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Op-Ed

Details Will Determine If Mergers Help

Mark Muro

Will the next round of city-county consolidation proposed by Mayor Bart Peterson fulfill the promise of Uni-Gov, or add to its mixed legacy? Will Indianapolis Works—Peterson’s plan for that consolidation—really generate $35 million in annual budget savings and avoid at least $20 million in additional annual costs?

The answer is a resounding: It all depends!

Maybe Indianapolis Works will work; maybe it won’t. But either way, the devil lies in the details, many of which remain to be determined by Gov.-elect Mitch Daniels and the Indiana General Assembly this winter.

Recent history confirms the potential for solid gains if Indianapolis and Marion County successfully consolidate their police and sheriff’s departments, fold 10 fire departments into one, eliminate dozens of township assessor and trustee positions, and make the mayor a genuine city-county chief executive with full budgetary powers.

In one of the most exhaustive examinations ever, for example, researchers at the University of Georgia determined that operating expenditures by the newly unified Athens, Ga.-Clarke County regional government increased at a rate noticeably slower after consolidation than in three unconsolidated pairs of cities and counties.

More recently, the elimination of some 700 government jobs by the new regional city of Louisville early last year helped the metro city avoid what was looming as a combined $44 million shortfall for the former city and county governments. And no wonder: Instead of two information technology departments, two finance departments and two human resource offices, there is now one of each—and solid gains from erasing redundancy and seizing economies of scale.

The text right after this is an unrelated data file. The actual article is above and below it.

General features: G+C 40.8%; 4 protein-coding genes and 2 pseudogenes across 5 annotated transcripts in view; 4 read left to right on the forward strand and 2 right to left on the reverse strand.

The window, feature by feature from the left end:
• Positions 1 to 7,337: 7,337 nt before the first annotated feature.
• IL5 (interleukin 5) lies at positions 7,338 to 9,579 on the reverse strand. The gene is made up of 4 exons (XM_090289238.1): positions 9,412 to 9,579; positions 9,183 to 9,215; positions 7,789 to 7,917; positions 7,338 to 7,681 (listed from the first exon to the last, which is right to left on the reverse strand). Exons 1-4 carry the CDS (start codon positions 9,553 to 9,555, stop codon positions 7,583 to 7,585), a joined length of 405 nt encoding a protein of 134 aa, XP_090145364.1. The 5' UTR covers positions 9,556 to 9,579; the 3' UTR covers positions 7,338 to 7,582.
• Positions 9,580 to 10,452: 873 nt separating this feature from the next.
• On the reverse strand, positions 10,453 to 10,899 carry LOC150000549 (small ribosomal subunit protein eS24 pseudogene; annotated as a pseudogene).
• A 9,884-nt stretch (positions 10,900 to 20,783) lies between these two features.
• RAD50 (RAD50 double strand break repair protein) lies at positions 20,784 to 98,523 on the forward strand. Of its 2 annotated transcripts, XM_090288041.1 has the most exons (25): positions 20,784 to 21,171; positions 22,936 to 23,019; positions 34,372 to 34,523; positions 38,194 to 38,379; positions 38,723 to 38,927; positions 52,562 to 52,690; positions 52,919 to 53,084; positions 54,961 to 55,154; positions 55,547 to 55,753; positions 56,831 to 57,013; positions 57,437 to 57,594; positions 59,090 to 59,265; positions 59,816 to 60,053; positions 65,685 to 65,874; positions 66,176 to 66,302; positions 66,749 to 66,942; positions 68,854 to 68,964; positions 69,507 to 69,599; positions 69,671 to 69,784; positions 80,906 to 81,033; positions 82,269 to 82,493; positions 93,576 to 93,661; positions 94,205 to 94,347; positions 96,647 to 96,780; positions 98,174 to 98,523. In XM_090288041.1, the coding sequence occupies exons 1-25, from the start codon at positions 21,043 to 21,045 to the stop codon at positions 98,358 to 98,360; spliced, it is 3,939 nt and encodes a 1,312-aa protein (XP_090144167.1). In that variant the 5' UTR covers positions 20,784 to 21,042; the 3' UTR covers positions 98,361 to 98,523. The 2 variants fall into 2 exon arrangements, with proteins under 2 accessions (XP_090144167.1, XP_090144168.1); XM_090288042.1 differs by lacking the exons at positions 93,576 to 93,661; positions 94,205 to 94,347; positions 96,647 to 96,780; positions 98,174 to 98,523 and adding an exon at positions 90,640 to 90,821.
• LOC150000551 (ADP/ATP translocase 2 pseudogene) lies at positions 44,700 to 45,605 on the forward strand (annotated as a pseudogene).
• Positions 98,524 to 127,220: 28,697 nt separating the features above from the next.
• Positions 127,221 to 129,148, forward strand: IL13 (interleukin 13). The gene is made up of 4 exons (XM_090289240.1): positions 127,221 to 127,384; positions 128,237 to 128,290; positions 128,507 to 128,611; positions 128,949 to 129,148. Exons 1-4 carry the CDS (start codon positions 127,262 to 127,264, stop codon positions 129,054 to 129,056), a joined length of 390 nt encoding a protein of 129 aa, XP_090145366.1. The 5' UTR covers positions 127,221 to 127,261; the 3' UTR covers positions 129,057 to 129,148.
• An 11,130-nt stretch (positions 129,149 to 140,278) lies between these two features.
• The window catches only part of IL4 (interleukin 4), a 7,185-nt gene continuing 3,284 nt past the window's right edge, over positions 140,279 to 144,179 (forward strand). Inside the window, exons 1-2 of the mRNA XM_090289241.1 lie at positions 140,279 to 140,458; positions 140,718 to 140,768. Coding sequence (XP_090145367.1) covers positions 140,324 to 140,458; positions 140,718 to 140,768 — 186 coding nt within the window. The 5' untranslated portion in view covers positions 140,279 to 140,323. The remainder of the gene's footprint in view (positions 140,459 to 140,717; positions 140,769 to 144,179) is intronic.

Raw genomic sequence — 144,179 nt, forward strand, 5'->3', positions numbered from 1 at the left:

Equally encouraging for Indianapolis is the fact that public safety reorganization—central to Indianapolis Works—holds out especially enticing prospects. Evaluations of consolidated police agencies in Pennsylvania in the late 1980s suggest that, at least among relatively small municipalities, regionalizing coverage saved real money as management was thinned and assets were pooled.

Author

These studies concluded that full-time service from consolidated police departments cost on average about 25 percent less overall than that provided by traditional departments. In one case, that of the six-municipality Northern York Regional Police Department, the cost of handling criminal incidents and calls fell to as low as half that in communities going it alone. Even better, the reorganized department was able to do more with less as many municipalities reported getting more complete and timely police coverage than they had before merger.

The implication: Mayor Peterson is absolutely right that widening the reach of city-county consolidation in Indianapolis can lead to smaller, less expensive yet better government.

And yet, will it? Will the next round of unification deliver on its promise? Unfortunately for proponents of consolidation, a look at even these successful precedents for Indianapolis Works gives grounds for caution.

Nothing, it turns out, is automatic with consolidation.